When Shovel Knight was released in 2014, it became a smash hit. Drawing inspiration from the 8-bit greats like Mega Man, Castlevania, Super Mario Bros. 3, and even Duck Tales, Shovel Knight dug its way into our hearts, becoming a big-seller and critical darling, effectively putting Yacht Club Games into the spotlight.

What we may not have expected, however, is just how iconic its titular character would become. Since the game’s release, Shovel Knight has become something of the “Mario” of the indie gaming scene. He frequently cameos or is referenced in other indie titles, and he’s become something of the unofficial face of indie gaming.

Shovel Knight
Shovel Knight in glorious 3D, courtesy of Yooka-Laylee.

Shovel Knight’s most recent appearance is in Yooka-Laylee, Playtonic’s debut game and spiritual sequel to the Banjo-Kazooie series. But this is just the most recent in a long line of cameos and crossovers. Shovel Knight is even scheduled to make an appearance in Castlevania spiritual successor Bloodstained: Ritual of the Night!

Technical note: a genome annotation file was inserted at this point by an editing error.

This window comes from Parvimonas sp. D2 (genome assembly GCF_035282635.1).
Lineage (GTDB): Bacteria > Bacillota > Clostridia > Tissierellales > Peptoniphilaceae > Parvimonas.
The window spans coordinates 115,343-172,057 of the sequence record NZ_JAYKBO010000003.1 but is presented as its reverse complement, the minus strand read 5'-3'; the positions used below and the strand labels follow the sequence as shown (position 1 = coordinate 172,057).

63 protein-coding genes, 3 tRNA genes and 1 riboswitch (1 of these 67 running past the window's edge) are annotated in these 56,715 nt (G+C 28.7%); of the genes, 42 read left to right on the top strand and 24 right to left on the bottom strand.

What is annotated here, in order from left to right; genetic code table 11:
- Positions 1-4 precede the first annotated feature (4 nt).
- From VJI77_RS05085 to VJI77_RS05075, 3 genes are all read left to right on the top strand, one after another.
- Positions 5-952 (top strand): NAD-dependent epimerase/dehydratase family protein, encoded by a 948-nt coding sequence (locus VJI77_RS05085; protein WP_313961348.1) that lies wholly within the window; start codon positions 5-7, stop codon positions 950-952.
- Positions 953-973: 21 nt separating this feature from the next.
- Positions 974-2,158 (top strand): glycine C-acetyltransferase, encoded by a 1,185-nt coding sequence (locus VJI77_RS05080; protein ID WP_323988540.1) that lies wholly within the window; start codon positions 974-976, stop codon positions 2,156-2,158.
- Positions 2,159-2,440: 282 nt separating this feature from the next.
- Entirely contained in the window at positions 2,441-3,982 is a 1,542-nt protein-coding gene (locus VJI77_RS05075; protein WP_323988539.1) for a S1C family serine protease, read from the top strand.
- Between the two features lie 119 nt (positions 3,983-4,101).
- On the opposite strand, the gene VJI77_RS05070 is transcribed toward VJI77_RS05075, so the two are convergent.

There were some indie characters who vied for the position Shovel Knight now finds himself in: Meat Boy, Tim from Braid, that kid from Limbo. But none of them really fit the role all too well. Meat Boy was perhaps off-putting due to the sheer difficulty of his game, as well as being a disgusting slab of meat. Meanwhile, Braid and Limbo are perhaps a little too pretentious to be so widely embraced.

Shovel Knight was a different story. The game combined elements of so many classics of the 8-bit era, but put its own spin on things to create a truly unique experience. It controlled well, looked great, had a kickass soundtrack, and was original and fun.

Similarly, its titular hero was simple but memorable, much like the video game characters who inspired him. He’s just an easy to like character from an easy to love game.

Simply put, Shovel Knight fit the role of indie gaming’s mascot more so than I think Yacht Club Games ever imagined. And the great thing is his position in the independent scene made it really easy for him to gain more exposure.